The operator had appealed against a fine for offering betting on an under-17s football match.
Sweden.- The Supreme Administrative Court has rejected Zecure Gaming‘s appeal against a fine for offering betting on an under-17s football match. The Swedish gambling regulator Spelinspektionen had issued a warning and a SEK 3.5m (€330.770) penalty against the operator after it offered bets on a match between Georgia and Slovakia in 2019.
Zecure has attempted to appeal against the fine several times. In 2020, the Swedish Administrative Court reduced the fine to SEK 3m. The Swedish Court of Appeal, and now the Supreme Administrative Court, have both upheld that decision.
Swedish gambling legislation prohibits betting markets on all fixtures in which the majority of athletes are aged under 18. The law is designed to protect against match fixing.
Spelinspektionen said: “It is the licensee’s responsibility to ensure that the vast majority of participants are not under 18 years of age before betting is offered. If this is not possible, the licensee should not offer betting.”
It had said about its decision at the time: “In mitigation, Zecure Gaming has taken measures to prevent betting on matches where the vast majority of participants are under 18 years of age.”
However, it added that it did “not consider that the mitigating circumstances consider the seriousness of the violation in such a way that it can be regarded as minor or excusable.”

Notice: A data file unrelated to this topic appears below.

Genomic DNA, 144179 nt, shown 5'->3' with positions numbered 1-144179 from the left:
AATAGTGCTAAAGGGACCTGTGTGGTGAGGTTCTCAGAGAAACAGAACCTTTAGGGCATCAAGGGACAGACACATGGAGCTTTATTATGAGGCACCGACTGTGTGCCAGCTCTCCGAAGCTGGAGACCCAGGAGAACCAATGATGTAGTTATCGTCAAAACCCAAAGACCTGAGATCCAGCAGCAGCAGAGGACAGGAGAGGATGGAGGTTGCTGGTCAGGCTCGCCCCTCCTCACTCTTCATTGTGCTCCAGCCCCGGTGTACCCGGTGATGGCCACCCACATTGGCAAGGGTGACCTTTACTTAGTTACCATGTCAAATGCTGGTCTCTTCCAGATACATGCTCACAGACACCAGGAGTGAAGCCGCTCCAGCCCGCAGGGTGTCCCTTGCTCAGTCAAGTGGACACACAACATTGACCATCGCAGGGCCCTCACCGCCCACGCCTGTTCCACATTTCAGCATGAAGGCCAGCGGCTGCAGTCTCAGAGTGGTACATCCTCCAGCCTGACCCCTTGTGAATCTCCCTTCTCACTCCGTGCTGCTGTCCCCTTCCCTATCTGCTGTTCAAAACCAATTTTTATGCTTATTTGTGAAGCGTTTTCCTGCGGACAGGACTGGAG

Paf proposes gambling advertising ban and higher taxes in Sweden
Ålands Penningautomatförening (Paf), the gambling operator owned by the regional government of the Åland islands, has proposed that Sweden ban gambling advertising and hike taxes on the industry.
The operator made the comments during a policy discussion that it held at the annual political forum, Almedalen Week in Visby, Gotland. The panel was entitled “The industry we love to hate”.
It argued that gambling operators should be prohibited from advertising on TV and outdoors and from sponsoring sports or using any advertising involving sports. It also suggested that the tax rate on gambling be raised from 18 per cent to 21 per cent in order to compensate the sports sector for the loss of sponsorship money.
Last month, the Swedish government has decided not to go ahead with proposals that would have seen the national gambling regulator clamp down on unlicensed gaming operators.
Spelinspektionen currently takes action against gaming operators that actively target Swedish players, but the proposed change would have led to the regulator going after any operator that failed to actively block Swedish players.
The proposal was made in a draft law on match-fixing and unlicensed gambling which took on recommendations from a report by Gunnar Larsson, the director-general of the Ministry of Finance and Chamber of Commerce.